2. A system for measuring pulse power levels as claimed in claim 1 wherein said diode gate system comprises first, second, and third controlled rectilier gates connected in parallel between the output of said first multivibrator and said indicator means; irst and second diode rectifiers connected in parallel to the output of said second multivibrator, said first and second diode rectifiers being respectively connected in parallel to the inputs of said first and second controlled rectifier gates; a third diode rectiiier connected to the output of said second multivibrator and to the input of said third controlled rectifier gate; arfourth diode rectifier connected to the output of said third multivibrator and to the input of said first controlled rectifier gate; fifth and sixth diode rectifiers connected in parallel to the output of said third multivibrator, said fifth and sixth diode rectifiers being respectively connected in parallel to lthe input of said second and third controlled rectifier gates whereby one of said first, second, and third controlled rectifier gates which has a positive potential and lacks a negative potential applied at the input thereof energizes said indicator means.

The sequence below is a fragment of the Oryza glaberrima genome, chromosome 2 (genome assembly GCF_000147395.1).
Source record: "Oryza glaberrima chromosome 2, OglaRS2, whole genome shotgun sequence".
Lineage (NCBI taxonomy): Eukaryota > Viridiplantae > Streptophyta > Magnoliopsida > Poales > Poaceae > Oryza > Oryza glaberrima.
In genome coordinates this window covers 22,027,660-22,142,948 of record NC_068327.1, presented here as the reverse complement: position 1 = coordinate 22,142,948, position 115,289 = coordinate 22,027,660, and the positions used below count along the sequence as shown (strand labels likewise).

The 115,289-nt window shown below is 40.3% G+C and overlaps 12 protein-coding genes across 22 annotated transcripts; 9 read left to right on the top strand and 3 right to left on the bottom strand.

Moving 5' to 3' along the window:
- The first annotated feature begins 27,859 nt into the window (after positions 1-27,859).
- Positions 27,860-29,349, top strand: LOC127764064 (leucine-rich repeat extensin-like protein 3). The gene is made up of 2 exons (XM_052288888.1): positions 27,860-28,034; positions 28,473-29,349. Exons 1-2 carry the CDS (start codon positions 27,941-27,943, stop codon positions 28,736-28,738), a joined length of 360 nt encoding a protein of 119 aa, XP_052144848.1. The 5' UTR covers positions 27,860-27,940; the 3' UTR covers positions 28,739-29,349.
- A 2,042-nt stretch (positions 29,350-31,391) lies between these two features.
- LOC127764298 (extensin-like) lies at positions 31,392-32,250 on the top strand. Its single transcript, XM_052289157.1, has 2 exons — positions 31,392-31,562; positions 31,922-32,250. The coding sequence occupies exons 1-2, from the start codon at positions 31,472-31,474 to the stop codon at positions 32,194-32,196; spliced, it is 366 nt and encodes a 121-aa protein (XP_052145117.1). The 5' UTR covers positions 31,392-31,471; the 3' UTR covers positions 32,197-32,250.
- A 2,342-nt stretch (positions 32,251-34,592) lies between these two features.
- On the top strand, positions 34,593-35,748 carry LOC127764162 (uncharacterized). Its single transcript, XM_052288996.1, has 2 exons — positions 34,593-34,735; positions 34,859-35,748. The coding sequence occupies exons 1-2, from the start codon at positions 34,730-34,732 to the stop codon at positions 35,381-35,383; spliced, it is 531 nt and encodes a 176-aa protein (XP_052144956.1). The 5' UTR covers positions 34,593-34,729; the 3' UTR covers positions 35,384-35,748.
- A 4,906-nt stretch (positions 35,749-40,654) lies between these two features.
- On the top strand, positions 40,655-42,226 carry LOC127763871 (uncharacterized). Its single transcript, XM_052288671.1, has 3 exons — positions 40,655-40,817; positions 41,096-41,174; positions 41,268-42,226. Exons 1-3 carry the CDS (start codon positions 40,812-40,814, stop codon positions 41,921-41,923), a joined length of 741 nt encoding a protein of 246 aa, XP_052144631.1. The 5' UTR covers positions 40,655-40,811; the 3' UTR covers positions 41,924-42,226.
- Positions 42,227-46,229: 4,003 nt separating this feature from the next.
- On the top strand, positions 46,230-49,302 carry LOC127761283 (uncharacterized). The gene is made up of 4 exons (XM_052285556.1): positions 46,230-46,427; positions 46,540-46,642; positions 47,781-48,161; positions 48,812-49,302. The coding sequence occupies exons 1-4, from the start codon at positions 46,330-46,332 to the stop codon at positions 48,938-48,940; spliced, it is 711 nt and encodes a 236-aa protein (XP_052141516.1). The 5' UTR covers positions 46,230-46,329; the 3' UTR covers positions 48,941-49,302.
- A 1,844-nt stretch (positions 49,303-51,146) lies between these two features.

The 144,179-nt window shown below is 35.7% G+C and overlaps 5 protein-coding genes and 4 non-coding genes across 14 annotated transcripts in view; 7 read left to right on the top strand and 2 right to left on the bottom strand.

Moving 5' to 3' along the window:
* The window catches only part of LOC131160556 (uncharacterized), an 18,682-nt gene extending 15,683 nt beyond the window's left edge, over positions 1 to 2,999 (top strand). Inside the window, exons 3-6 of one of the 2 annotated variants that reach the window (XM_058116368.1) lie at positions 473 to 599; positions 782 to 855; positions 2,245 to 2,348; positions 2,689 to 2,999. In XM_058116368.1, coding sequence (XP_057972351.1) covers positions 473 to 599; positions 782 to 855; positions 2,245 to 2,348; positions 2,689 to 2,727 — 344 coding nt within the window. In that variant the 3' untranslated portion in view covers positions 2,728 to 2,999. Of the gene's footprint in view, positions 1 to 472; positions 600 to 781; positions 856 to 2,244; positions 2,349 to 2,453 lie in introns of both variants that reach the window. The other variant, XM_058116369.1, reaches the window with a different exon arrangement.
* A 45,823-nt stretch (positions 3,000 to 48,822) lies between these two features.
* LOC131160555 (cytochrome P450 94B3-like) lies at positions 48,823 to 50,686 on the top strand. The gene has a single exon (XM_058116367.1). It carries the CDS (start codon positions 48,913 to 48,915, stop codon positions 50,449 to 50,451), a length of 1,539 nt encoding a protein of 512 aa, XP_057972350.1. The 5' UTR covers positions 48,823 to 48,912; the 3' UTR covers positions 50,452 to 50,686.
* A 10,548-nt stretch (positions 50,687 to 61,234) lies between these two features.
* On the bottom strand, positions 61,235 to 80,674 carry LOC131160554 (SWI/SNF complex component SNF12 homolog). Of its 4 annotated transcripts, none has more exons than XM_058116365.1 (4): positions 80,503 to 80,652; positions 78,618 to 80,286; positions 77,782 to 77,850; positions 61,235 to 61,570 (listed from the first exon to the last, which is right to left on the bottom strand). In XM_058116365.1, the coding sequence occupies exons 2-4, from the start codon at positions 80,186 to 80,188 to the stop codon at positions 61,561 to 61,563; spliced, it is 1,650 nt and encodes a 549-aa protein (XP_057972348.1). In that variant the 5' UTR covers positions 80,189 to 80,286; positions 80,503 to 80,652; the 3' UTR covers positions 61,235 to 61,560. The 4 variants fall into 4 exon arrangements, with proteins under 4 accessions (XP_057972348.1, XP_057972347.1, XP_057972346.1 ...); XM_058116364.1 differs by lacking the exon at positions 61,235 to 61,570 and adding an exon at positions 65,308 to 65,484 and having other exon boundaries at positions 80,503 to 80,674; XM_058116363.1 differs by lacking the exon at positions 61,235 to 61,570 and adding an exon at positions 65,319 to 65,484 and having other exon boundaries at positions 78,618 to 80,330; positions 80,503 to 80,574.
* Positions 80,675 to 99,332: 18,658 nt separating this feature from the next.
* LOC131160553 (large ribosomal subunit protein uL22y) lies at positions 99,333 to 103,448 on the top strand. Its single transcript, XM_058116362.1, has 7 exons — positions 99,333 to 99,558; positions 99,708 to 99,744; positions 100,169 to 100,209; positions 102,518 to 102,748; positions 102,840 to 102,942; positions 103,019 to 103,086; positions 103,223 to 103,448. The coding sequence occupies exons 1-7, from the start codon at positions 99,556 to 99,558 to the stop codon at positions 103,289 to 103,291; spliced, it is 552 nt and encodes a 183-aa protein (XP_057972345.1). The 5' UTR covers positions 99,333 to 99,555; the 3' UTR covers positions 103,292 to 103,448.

3. A system for measuring pulse power levels as claimed in claim 2 wherein said indicator means com prises first, second, and third lamp means respectively connected between said first, second, and third controlled rectifier gates and an alternating voltage source.
4. A system vfor measuring pulse powler levels as claimed in claim 3 wherein said signal generating means comprises a sampling means for coupling a portion of the power from said ymonitored system toa sampling load, and means for detecting the peak power dissipated in the sampling load.
References Cited by the Examiner UNITED STATES PATENTS 2,541,039 2/1951 Cole. 2,774,535 12/ 195 6 Anderson. 2,806,651 9/ 1957 Fernsler.
WALTER L. CARLSON, Primary Examiner.
FREDERICK M. STRADER, Examiner.